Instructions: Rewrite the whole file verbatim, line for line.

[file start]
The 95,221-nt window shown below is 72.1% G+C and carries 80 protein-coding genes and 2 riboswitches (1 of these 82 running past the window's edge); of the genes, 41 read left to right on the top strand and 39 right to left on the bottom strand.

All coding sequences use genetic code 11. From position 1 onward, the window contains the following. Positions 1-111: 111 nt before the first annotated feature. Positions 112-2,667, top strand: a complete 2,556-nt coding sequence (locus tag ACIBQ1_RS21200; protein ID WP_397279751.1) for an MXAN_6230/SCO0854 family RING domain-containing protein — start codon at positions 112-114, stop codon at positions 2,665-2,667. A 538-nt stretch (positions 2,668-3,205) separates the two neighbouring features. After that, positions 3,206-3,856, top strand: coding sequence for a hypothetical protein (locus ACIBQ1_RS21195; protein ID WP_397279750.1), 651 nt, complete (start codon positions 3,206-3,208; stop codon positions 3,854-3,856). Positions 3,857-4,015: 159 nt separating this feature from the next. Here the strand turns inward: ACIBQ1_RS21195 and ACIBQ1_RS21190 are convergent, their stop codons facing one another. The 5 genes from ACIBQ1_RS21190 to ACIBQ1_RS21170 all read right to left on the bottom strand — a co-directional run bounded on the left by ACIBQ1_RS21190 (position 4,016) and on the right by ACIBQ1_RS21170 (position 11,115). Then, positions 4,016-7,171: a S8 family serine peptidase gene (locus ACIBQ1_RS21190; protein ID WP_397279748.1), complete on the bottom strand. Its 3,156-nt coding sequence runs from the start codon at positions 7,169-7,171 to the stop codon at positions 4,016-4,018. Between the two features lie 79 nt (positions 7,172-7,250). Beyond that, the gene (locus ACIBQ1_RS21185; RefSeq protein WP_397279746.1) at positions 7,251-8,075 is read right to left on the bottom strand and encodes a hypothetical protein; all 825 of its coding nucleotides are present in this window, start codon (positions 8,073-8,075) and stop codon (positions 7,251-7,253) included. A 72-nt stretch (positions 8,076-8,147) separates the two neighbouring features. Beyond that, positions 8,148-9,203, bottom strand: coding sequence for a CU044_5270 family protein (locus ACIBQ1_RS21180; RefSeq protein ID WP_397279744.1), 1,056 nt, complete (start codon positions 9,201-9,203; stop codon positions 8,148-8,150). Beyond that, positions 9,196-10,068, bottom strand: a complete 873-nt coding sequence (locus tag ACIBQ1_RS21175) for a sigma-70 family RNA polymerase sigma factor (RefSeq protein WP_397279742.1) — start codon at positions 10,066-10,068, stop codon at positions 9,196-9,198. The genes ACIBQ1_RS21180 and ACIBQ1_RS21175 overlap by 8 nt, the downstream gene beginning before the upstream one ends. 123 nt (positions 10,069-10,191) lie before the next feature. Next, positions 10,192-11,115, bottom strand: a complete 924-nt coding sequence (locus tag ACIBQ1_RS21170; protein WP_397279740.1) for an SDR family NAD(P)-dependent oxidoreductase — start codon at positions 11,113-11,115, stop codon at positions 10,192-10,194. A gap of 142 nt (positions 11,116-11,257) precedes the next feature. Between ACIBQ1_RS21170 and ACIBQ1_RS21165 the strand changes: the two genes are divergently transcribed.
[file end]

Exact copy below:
The 95,221-nt window shown below is 72.1% G+C and carries 80 protein-coding genes and 2 riboswitches (1 of these 82 running past the window's edge); of the genes, 41 read left to right on the top strand and 39 right to left on the bottom strand.

All coding sequences use genetic code 11. From position 1 onward, the window contains the following. Positions 1-111: 111 nt before the first annotated feature. Positions 112-2,667, top strand: a complete 2,556-nt coding sequence (locus tag ACIBQ1_RS21200; protein ID WP_397279751.1) for an MXAN_6230/SCO0854 family RING domain-containing protein — start codon at positions 112-114, stop codon at positions 2,665-2,667. A 538-nt stretch (positions 2,668-3,205) separates the two neighbouring features. After that, positions 3,206-3,856, top strand: coding sequence for a hypothetical protein (locus ACIBQ1_RS21195; protein ID WP_397279750.1), 651 nt, complete (start codon positions 3,206-3,208; stop codon positions 3,854-3,856). Positions 3,857-4,015: 159 nt separating this feature from the next. Here the strand turns inward: ACIBQ1_RS21195 and ACIBQ1_RS21190 are convergent, their stop codons facing one another. The 5 genes from ACIBQ1_RS21190 to ACIBQ1_RS21170 all read right to left on the bottom strand — a co-directional run bounded on the left by ACIBQ1_RS21190 (position 4,016) and on the right by ACIBQ1_RS21170 (position 11,115). Then, positions 4,016-7,171: a S8 family serine peptidase gene (locus ACIBQ1_RS21190; protein ID WP_397279748.1), complete on the bottom strand. Its 3,156-nt coding sequence runs from the start codon at positions 7,169-7,171 to the stop codon at positions 4,016-4,018. Between the two features lie 79 nt (positions 7,172-7,250). Beyond that, the gene (locus ACIBQ1_RS21185; RefSeq protein WP_397279746.1) at positions 7,251-8,075 is read right to left on the bottom strand and encodes a hypothetical protein; all 825 of its coding nucleotides are present in this window, start codon (positions 8,073-8,075) and stop codon (positions 7,251-7,253) included. A 72-nt stretch (positions 8,076-8,147) separates the two neighbouring features. Beyond that, positions 8,148-9,203, bottom strand: coding sequence for a CU044_5270 family protein (locus ACIBQ1_RS21180; RefSeq protein ID WP_397279744.1), 1,056 nt, complete (start codon positions 9,201-9,203; stop codon positions 8,148-8,150). Beyond that, positions 9,196-10,068, bottom strand: a complete 873-nt coding sequence (locus tag ACIBQ1_RS21175) for a sigma-70 family RNA polymerase sigma factor (RefSeq protein WP_397279742.1) — start codon at positions 10,066-10,068, stop codon at positions 9,196-9,198. The genes ACIBQ1_RS21180 and ACIBQ1_RS21175 overlap by 8 nt, the downstream gene beginning before the upstream one ends. 123 nt (positions 10,069-10,191) lie before the next feature. Next, positions 10,192-11,115, bottom strand: a complete 924-nt coding sequence (locus tag ACIBQ1_RS21170; protein WP_397279740.1) for an SDR family NAD(P)-dependent oxidoreductase — start codon at positions 11,113-11,115, stop codon at positions 10,192-10,194. A gap of 142 nt (positions 11,116-11,257) precedes the next feature. Between ACIBQ1_RS21170 and ACIBQ1_RS21165 the strand changes: the two genes are divergently transcribed.